Because we love social media, ‘Facebook at Work’ is the future of colleague interaction. Bosses will love it too because it means getting more out of introverted staff.
Facebook wants you to get off Facebook while you’re at work … and then get on their new thing called ‘Facebook at Work’. The idea is that companies can set up their own little social network, where employees can talk to each other for the purposes of doing their job. For companies that block staff from using social media at work this may seem terrifying, but it’s actually pretty brilliant: people are really good at communicating with each other on social media, so companies might as well use that to their advantage.
Of course, Facebook is not the first to come up with a social network for the workplace. Microsoft signalled the future in 2012 when it paid US$1.2bn for ‘Yammer’, which does pretty much the same as ‘Facebook at Work’. The same holds true for ‘Slack’, which has proved popular since its 2013 launch. These companies are succeeding because they have found a way to translate to technology something people do naturally at work anyway: socialising with their colleagues.
As people increasingly work remotely, or on flexible schedules, businesses should pay careful attention to how social networks are making it possible to nurture team spirit over distance. Even if everyone is sitting in the same room, direct messaging can sometimes be better than talking in person because it’s less confrontational. Similarly, a “thumbs up” or “thumbs down” function may be more likely to get an honest opinion on a new project, as it’s less cringeworthy than having to tell someone to their face that you don’t like it.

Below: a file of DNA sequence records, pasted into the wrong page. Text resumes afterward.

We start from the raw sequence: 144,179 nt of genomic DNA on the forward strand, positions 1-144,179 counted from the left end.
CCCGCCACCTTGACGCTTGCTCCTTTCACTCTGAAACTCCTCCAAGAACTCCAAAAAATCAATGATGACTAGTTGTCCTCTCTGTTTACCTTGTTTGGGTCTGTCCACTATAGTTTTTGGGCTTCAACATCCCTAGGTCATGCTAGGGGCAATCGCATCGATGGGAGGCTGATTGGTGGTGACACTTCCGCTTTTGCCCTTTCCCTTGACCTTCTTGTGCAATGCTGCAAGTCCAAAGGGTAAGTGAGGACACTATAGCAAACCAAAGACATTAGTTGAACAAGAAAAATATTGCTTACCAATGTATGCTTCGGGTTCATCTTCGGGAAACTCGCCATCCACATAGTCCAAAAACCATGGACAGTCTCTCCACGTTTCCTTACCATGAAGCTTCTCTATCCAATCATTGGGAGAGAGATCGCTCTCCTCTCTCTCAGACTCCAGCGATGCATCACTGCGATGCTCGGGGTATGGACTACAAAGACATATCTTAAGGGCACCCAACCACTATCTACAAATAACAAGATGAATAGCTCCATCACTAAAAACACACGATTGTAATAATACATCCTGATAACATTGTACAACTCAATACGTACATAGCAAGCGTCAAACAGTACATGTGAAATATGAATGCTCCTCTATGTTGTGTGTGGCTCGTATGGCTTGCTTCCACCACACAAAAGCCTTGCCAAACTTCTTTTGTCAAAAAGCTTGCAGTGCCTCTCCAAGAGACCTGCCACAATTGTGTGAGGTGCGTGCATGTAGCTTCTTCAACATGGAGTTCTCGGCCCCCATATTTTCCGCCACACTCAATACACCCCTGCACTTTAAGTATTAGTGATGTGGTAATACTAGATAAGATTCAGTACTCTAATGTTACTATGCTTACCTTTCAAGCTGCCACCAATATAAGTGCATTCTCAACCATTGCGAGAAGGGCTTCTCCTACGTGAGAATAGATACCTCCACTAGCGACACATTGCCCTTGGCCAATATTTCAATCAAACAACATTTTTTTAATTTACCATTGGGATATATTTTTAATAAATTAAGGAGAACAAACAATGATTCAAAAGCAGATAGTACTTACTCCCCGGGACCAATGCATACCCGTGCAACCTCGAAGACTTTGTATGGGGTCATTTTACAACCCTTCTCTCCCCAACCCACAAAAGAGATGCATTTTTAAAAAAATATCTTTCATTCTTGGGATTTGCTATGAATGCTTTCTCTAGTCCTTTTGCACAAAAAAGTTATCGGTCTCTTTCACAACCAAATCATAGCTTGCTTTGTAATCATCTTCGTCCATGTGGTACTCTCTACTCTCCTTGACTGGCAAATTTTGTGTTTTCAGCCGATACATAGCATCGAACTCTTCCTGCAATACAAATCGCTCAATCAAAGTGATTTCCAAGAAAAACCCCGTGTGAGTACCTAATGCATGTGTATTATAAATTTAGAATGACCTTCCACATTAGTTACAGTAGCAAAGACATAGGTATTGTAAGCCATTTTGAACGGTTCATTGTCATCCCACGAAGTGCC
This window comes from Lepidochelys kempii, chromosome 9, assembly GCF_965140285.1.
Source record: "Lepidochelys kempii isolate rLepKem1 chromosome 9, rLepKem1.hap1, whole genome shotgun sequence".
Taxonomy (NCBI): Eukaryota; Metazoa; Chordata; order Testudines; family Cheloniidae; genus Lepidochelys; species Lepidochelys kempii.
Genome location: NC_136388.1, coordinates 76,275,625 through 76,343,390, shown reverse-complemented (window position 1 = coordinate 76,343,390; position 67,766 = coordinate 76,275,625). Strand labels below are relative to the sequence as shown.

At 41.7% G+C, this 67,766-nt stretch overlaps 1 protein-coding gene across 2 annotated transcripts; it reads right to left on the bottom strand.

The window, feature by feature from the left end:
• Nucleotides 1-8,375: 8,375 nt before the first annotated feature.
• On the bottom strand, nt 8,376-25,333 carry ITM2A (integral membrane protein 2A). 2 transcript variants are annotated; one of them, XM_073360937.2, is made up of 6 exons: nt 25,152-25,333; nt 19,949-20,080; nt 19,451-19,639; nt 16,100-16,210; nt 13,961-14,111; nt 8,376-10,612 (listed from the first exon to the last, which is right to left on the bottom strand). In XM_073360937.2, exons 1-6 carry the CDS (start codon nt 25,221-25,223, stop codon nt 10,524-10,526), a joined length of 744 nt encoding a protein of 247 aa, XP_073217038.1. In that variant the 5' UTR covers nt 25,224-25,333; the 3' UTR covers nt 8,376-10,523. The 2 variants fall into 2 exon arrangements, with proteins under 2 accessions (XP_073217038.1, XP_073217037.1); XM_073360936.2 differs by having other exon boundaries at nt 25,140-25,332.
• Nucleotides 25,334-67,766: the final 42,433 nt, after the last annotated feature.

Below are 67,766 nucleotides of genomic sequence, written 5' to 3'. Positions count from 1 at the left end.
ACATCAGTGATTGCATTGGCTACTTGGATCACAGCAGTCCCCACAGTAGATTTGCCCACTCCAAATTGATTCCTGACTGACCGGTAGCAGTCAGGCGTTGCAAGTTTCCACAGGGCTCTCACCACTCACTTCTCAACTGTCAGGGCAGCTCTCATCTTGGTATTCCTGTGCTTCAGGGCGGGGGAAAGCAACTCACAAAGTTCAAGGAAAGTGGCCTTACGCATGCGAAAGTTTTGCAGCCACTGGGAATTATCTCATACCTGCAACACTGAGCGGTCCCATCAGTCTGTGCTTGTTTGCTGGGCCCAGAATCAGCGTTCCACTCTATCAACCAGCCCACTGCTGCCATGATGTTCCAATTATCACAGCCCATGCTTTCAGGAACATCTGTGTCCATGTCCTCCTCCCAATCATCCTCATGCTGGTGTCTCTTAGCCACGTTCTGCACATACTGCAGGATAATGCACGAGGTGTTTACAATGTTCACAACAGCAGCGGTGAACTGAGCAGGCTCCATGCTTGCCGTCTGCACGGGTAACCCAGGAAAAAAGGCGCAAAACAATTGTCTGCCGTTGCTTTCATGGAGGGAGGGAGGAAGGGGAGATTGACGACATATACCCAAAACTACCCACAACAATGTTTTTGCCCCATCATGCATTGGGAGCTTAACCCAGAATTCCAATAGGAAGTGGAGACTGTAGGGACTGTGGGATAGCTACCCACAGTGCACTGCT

A boost for introverts
In fact, talking to colleagues via technology interface may actually play a part of bringing voices to the surface which would otherwise be drowned out. Brainstorming sessions and open-plan offices are ideal for confident and outgoing people, but there’s a problem: the correlation between being the boldest and being the best is tenuous at best. Just because the loud one is quick to express an idea it doesn’t mean the quiet one isn’t mulling over something that may be even better.
Creating a work environment that doesn’t just reward the loudmouths will be valuable for companies who want to hear from their introverted staff. While introverts, who make up one-third of the population, are less likely to be promoted to leaders because they keep their heads down more, research from the Wharton School of the University of Pennsylvania found that introverted leaders often deliver better results. One reason for this could be because they leave more room for talented employees to run with their ideas instead of inadvertently pushing in on projects.
Most highly productive and creative people come with a big dose of introversion, concludes Susan Cain in her book: “Quiet: The power of introverts in a world that can’t stop talking”. This is because solitude is often a crucial ingredient for deep thought and creation. A common mistake is to confuse introversion with shyness and try to pull introverts out of their shells, but this is futile because introversion and extroversion is a description to how a person responds to stimuli. Essentially, extroverts feel envigorated when they are around lots of people, drawing energy from chatting and being social. Introverts charge their batteries during moments of solitude and often prefer to speak to just one or two people rather than a whole group.
Businesses benefit from creating an environment that lets both extroverts and introverts shine, as their different approaches to problem-solving often lead to interesting and valuable results. Tools like ‘Facebook at Work’ may well be a step in the right direction in a world that primarily caters to the needs of extroverts. Cain argues that too many open-plan offices, “groupthink” culture and classrooms where children are constantly pushed to work together, results in a waste of talent, energy and happiness.